An open letter from Reproductive Justice NB to our supporters:
The words “thank you” do not feel big enough to express the gratitude we’ve felt over the last month as we surpassed our original fundraising goal of $100,000 in the #SaveTheClinic campaign. Our work would not be possible without your generosity and continued support!
The donation site will remain up and running past the July 31st deadline as we are still looking to finance equipment for the clinic and fund our advocacy work. Unequal access to reproductive services is a problem 20 years in the making in this province and any additional support goes a long way to help us eradicate these archaic healthcare practices… Read more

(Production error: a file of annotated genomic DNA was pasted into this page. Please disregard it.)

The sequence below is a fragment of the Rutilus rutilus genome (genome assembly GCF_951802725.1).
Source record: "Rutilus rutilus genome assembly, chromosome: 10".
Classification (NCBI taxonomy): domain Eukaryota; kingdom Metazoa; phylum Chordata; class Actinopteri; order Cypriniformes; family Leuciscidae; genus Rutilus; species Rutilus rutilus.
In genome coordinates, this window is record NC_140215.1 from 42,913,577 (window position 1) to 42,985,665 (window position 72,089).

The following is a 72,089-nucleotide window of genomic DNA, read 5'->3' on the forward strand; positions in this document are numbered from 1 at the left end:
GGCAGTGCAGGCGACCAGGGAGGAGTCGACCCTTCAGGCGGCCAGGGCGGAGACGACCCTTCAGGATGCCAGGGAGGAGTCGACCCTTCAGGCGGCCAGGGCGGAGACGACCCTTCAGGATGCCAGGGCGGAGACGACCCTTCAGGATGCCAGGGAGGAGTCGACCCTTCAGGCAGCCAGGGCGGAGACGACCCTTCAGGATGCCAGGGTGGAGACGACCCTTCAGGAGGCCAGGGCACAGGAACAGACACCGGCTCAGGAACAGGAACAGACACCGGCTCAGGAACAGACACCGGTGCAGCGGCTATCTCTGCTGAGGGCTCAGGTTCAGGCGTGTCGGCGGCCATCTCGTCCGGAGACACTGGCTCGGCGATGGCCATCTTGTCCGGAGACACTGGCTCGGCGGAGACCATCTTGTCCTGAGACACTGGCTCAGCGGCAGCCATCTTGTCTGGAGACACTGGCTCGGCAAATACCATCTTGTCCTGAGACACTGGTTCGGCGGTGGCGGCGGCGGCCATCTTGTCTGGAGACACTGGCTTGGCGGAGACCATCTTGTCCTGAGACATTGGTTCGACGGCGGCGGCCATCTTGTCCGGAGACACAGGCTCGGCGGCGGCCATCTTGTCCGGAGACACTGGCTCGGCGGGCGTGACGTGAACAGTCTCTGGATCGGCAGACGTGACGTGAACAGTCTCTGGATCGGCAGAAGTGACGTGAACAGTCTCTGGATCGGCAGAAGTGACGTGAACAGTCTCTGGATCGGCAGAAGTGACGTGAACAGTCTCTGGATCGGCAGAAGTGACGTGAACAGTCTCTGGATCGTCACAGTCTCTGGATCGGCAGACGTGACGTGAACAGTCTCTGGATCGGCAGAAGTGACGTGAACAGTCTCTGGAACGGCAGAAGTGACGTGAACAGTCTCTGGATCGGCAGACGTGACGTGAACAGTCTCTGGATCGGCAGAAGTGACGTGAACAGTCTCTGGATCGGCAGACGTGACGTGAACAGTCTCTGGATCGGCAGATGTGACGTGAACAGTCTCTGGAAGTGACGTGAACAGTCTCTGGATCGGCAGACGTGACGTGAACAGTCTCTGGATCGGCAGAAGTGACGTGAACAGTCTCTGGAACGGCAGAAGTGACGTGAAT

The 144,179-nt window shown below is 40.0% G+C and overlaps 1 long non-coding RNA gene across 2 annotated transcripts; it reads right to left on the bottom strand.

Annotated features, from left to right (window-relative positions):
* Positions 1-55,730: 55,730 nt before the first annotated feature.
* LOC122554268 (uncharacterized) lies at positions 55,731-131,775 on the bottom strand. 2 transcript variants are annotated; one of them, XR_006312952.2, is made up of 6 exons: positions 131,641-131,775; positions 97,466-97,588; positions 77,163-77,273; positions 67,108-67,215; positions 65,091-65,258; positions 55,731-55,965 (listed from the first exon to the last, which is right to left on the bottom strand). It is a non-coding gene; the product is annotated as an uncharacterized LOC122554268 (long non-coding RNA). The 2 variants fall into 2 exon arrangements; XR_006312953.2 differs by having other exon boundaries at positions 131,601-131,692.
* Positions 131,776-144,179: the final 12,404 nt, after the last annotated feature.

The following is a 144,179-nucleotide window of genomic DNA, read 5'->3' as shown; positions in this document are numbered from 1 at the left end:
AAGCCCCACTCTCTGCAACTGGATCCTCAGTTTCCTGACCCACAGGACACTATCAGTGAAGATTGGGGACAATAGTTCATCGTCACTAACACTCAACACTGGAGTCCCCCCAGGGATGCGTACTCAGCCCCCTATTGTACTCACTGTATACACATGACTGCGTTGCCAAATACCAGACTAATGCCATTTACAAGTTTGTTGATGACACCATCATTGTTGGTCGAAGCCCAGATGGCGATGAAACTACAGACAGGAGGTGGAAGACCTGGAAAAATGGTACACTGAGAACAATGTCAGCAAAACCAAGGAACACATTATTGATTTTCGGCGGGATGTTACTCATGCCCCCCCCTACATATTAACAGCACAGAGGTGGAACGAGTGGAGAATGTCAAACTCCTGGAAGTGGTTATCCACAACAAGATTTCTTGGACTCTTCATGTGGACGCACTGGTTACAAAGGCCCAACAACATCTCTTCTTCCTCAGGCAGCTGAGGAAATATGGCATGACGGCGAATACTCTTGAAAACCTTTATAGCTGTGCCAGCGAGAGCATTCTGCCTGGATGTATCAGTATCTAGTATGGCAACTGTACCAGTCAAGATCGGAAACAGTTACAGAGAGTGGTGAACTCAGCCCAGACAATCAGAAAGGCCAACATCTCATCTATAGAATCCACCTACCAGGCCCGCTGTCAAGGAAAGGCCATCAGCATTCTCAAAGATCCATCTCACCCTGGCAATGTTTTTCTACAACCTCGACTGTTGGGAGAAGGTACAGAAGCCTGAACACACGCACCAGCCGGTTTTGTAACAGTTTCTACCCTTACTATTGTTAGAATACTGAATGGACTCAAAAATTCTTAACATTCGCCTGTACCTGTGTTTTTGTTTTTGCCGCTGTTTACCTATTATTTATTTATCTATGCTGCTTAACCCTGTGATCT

How to Access Abortion in New Brunswick / Services d’avortement à l’heure actuelle
Excellent piece by Rosella Melanson on government operated telecare hotline directing callers to ‘pro-life’ organizations when they request abortion information/services.
“What about that code of ethics? What does the profession have to say about having to read a political script? You have a health question? Here’s political propaganda. You want a health procedure? Here’s a number for a political-religious procedure.”
“Télé-soins manque à sa responsabilité. Bonjour, ici Télé-saints. Tu as des rhumatismes? Essaye une prière à Saint-Jacques le Majeur. Tu es anémique et tu contemples une transfusion sanguine ? Voici le numéro des Témoins de Jéhovah.”
Click for more!
Submit your #NBProchoice photos/memes/ideas